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Reader Comments (36)

Posted: Feb 21st 2012 9:37AM avaloner said

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I sort of agree sadly. I also think book stores, new agencies and music/DVD stores will be going the way of game stores. It will be a sad day when you know longer can hold a game disk in your had and have a games collection on your shelf.

I have many old games in my collection still and I sometimes go through some of my old games from the 80's and 90's (stil in their orignal cases no boxes thou) and play them sometimes.

I do like things like Steam but I can sit there and look at the list of games I own on it and don't really get the same satisfaction I get at looking at a manual and game disk.

That said it would be nice if digital games cost a bit less when they first come out because as far as I can see they cost about as much as buying them in a stop even thou it costs much less to "ship" it to you.

Posted: Feb 21st 2012 9:44AM Natester21 said

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Not on my watch.
I personally don't like downloading games digitally because it soaks up my already little bandwidth per month, but yes I do agree that eventually games will be all digital but 10 years is maybe to soon.
Think it will mostly depend on how the internet will evolve in those years rather then the gaming industry itself

Posted: Feb 21st 2012 9:45AM MrSquiggles said

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I think it will be a shame. *shock horror* I actually like owning something physical.

Posted: Feb 21st 2012 6:26PM StClair said

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@MrSquiggles
What do you really own, though? According to most EULAs these days, you don't actually "own" anything - the company graciously grants you a license to use their software. A CD or DVD? Useless without online authentication, one-time or always on; might as well be a coaster. A manual? No one actually prints manuals anymore. You're lucky if you get a PDF on the disc.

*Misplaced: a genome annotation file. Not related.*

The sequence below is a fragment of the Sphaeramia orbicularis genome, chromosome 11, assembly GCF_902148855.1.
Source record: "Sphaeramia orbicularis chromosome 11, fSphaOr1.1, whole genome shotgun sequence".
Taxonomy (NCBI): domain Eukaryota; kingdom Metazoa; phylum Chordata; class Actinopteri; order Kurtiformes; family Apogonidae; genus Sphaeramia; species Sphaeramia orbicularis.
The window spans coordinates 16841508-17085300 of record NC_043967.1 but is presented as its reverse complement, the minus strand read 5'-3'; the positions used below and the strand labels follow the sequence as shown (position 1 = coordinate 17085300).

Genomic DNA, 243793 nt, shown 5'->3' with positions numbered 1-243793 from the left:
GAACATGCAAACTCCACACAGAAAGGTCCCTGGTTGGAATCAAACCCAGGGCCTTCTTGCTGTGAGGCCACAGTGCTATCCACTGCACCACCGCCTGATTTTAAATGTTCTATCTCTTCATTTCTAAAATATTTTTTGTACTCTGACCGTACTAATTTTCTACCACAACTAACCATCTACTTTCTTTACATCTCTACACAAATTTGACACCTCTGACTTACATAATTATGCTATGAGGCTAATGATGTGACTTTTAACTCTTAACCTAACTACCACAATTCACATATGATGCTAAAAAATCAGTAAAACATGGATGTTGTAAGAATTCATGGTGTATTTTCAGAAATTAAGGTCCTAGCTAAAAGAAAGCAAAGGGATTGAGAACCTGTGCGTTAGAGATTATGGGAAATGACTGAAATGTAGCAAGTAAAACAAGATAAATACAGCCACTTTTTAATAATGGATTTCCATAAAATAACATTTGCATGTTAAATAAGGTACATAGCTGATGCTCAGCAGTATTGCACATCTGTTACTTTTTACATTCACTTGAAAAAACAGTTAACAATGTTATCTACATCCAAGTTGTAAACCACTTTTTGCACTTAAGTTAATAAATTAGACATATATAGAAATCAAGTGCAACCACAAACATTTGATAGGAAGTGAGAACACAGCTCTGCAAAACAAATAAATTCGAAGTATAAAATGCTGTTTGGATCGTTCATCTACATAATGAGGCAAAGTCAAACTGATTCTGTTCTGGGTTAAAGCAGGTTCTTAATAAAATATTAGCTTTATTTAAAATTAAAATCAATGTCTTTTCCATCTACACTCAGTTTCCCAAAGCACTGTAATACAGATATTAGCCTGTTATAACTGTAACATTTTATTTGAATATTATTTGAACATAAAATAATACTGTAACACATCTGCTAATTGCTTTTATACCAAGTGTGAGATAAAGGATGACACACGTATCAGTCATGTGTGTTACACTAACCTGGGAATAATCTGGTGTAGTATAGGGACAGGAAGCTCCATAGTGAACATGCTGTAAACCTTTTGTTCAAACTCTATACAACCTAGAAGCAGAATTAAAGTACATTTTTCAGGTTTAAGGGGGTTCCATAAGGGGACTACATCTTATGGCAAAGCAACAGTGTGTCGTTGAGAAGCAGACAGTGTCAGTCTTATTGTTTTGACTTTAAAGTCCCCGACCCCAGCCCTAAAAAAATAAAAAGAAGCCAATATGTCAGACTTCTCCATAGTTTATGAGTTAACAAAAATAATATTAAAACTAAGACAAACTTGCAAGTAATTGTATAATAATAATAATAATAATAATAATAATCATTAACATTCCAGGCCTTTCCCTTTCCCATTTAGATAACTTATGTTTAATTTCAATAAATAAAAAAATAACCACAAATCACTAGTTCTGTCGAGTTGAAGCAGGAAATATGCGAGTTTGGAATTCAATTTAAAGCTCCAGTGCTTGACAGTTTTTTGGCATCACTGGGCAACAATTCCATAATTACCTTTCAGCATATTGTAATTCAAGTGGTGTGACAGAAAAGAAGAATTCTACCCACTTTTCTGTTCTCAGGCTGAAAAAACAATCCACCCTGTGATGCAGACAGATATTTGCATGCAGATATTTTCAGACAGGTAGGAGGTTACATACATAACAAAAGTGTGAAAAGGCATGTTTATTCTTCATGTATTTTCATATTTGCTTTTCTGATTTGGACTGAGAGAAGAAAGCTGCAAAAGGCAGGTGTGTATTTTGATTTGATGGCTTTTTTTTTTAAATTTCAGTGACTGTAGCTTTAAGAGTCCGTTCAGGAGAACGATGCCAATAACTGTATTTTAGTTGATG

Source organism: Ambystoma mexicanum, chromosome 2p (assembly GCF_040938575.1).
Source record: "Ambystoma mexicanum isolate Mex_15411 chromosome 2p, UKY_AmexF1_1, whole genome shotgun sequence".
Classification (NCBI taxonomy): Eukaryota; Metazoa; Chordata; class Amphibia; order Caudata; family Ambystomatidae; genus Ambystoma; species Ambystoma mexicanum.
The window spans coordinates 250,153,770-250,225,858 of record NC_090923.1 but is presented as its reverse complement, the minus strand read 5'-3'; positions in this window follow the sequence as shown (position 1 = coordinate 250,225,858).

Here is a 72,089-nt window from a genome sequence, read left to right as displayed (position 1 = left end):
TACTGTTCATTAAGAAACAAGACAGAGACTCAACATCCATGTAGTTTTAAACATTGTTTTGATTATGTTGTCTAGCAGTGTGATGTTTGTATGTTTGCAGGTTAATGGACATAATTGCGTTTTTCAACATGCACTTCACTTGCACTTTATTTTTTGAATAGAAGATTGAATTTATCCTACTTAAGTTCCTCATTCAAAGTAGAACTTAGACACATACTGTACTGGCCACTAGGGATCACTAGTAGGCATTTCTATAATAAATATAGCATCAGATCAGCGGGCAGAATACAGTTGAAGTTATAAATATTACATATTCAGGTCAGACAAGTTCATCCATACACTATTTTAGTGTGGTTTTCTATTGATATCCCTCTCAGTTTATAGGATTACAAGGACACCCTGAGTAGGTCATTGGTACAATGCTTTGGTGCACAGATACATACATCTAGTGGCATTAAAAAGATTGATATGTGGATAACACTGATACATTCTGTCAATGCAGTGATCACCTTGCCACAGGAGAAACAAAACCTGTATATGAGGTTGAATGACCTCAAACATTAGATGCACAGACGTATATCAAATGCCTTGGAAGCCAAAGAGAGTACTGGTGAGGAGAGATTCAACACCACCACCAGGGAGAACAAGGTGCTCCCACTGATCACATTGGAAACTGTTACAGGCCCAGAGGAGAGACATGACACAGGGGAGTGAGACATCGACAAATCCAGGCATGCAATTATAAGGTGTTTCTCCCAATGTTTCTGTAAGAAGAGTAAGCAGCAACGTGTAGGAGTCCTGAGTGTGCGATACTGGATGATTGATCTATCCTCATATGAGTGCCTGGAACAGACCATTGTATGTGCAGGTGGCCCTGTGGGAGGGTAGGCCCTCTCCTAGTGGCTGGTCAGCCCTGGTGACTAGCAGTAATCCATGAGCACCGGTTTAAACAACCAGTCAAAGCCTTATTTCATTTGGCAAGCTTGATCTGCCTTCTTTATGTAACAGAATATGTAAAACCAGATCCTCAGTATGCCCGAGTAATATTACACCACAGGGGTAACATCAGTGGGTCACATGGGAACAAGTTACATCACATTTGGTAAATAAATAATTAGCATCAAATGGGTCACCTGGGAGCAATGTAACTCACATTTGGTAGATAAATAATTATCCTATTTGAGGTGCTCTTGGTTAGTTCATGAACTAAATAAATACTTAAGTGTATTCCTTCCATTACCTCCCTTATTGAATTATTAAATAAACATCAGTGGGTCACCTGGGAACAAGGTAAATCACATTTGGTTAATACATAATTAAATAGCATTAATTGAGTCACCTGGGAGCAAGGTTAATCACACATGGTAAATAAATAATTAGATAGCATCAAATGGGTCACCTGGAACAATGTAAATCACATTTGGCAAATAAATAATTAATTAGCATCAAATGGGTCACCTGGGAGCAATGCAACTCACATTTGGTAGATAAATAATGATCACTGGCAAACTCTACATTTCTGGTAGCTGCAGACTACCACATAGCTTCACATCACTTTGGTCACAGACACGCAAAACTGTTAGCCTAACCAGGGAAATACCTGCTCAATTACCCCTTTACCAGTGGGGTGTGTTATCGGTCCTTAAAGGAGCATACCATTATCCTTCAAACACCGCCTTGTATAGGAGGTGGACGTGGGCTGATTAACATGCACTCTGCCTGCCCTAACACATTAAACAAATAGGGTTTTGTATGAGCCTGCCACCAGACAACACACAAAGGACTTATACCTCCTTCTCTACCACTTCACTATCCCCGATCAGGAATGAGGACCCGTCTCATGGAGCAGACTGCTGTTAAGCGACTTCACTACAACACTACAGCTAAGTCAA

Wait, I've got it... a pretty DVD case. Which you could approximate by downloading some images from their website and 'shopping an ESRB rating and a Games For Windows bar on before printing it out.
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Posted: Mar 2nd 2012 3:01PM Jef Reahard said

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@StClair

You own the ability to resell property that is yours, which is the reason why publishers are so keen on removing that option via digital distribution.

They think the first-sale doctrine shouldn't apply to them (I guess because they're lazy/greedy, not really sure why they think they're special).

Sad to see, though.
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Posted: Feb 21st 2012 9:51AM Space Cobra said

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Not saying he is wrong and we are seeing such things permeate the market now. Digital distribution is getting bigger and it does help indie companies.

It can go either way. Really, if this is true, I can see it bringing its own set of problems like Ratings of games and parental oversight (which admittedly certain parents fail at even now). It's just I have seen these kind of predictions in the past and many things that have gone away are still here and widely used. Then again, I've also seen obvious things go away.

The main thing is will there be such a market? I think so. Brick and Mortar may change to be even more digital. I can't see consoles turning totally digital (unless they become like online cable TV game services). I can see the PC side atrophying more, since even now, it's hard to find a wide variety of computer games in stores and that may point to other such games.